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So you’ve nailed down the big idea, you’ve got the inspiration, and you’ve laid out a savvy business plan – now all you need is the right investor (or investors) to get your startup off the ground. For many new entrepreneurs, this is the hardest part (so far)…it usually requires pitching your idea (and essentially, pitching yourself), to family and friends, and as the business grows, to angel/seed investors and venture capitalists. It requires asking people to place their money and trust in you and your ability to make something out of nothing. For even the most self-assured among us, this is no easy task!
Securing the right investors, at very specific points in the lifecycle of your business, can ultimately make or break your entrepreneurial journey.
Where is your business at?
It is helpful to understand the different stages that any successful startup will ultimately go through, and then to ‘match’ the right profile of investor to each stage.
During the founding/startup phase, entrepreneurs typically turn to friends and family, and people who instinctively know and trust you, as the individual with the idea. This is primarily because there is no real business entity at this stage – these early investors are being asked to put their money behind a person, and that person’s perceived potential.
Once the startup has reached the seed stage, during which the business is still going through a great deal of change (i.e. still in discovery mode), you need to look for investors outside your close circle of family and friends – but who are still interested in backing a team. These seed investors need to have a great deal of flexibility and patience, as they will be required to tolerate and navigate significant changes as the business finds its feet. At this stage, you need to start looking for investors with a certain track record and level of credibility. In a perfect world, these investors would be high net worth ‘angels’ who are adept at spotting both promising individuals and promising ideas.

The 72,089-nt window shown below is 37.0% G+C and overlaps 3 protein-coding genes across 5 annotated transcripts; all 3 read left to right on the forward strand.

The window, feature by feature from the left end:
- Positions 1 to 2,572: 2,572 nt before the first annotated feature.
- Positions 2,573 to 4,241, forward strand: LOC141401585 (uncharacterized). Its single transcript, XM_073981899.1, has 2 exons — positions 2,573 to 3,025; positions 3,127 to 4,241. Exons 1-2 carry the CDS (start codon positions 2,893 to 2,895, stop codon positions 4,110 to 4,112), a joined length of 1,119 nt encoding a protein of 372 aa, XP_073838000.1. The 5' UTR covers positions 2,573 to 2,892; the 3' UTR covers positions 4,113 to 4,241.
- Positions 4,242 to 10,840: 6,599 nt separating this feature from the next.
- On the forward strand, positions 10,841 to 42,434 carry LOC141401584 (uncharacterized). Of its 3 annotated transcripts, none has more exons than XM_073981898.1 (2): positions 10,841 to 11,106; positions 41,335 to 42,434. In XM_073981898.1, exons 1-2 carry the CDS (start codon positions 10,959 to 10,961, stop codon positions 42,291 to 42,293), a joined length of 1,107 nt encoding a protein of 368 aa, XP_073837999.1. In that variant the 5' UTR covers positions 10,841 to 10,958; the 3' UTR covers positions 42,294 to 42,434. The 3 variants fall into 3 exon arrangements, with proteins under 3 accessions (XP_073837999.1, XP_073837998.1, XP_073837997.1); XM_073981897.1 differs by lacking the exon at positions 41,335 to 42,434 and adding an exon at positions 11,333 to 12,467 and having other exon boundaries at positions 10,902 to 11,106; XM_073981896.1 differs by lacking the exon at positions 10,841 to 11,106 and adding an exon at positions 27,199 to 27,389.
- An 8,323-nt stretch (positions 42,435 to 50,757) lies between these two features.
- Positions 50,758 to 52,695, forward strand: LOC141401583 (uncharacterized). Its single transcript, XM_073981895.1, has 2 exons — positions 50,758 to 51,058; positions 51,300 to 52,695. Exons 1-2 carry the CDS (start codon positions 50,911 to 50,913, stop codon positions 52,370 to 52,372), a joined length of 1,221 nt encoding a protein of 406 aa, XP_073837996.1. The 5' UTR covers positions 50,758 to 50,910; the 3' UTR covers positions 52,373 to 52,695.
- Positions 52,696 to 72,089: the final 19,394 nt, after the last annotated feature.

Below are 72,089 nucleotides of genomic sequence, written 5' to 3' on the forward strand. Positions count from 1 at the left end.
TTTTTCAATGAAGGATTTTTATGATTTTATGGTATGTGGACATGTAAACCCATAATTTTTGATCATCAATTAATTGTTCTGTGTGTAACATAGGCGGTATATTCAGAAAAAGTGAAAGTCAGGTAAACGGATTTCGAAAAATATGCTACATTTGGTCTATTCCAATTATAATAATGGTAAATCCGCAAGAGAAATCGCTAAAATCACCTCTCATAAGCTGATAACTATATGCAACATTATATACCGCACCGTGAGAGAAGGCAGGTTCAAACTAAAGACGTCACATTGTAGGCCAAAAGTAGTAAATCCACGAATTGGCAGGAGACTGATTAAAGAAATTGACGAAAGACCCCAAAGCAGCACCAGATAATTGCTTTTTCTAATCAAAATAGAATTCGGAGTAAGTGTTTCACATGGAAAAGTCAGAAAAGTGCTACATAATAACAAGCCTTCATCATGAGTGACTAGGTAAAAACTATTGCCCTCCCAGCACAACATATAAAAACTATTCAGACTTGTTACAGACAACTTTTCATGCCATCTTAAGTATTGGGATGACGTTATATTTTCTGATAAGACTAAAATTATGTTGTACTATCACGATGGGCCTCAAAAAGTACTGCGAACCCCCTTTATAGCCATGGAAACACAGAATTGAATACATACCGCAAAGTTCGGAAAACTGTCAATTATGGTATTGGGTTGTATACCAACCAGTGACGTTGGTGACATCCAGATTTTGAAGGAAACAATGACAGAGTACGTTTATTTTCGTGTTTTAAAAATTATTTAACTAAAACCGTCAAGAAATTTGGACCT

Things Are Getting Serious…
Having entered the post seed phase or ‘growth before break even’ stage, you should now be targeting the traditional venture capitalists who can leverage both their experience and networks to bring more structure to the business. At this stage, the startup is settling onto a path which although promising, requires both capital and high level expertise to propel it to the next level. The ideal investors for this phase are early stage venture capitalists who can help ‘institutionalise’ the business and introduce governance structures and formal metrics.
Finally, having (hopefully) reached the ‘post break even’ stage, you should be in discussions with high level venture capital investors who have a solid track record of having propelled them onto the global stage and exited their investees with eye-watering valuations.
Trust and Transparency
At every stage in your startup’s lifecycle, and with every investor you approach, there has to be a strong foundation of alignment, trust and transparency. Each and every investor you bring on board will undoubtedly have long-term implications for the business. Moreover, it is critical to ensure that your values are aligned with those of your investors. For example, have your investors ‘bought into’ your key purpose and mission?
In order to assess the suitability of a potential investor at any given stage, I like to visualise a matrix of sorts. The matrix features two key factors: Involvement (how involved/uninvolved is the investor going to be); and the Non-Financial Value Add (how informed and important is the investor going to be).
Ideally, you’d like every investor to be both highly involved and highly informed (with expertise and experience in the sector). On the other end of the spectrum, the worst-case scenario is having an investor who is highly involved but uninformed and inexperienced in your sector. This scenario often leads to conflict and tension as each side tries to exert authority and influence over the business.
While there is no exact science to choosing the right investors, these basic guidelines – combined with sharp instincts and intuition – should place you, and your business, on the right track.
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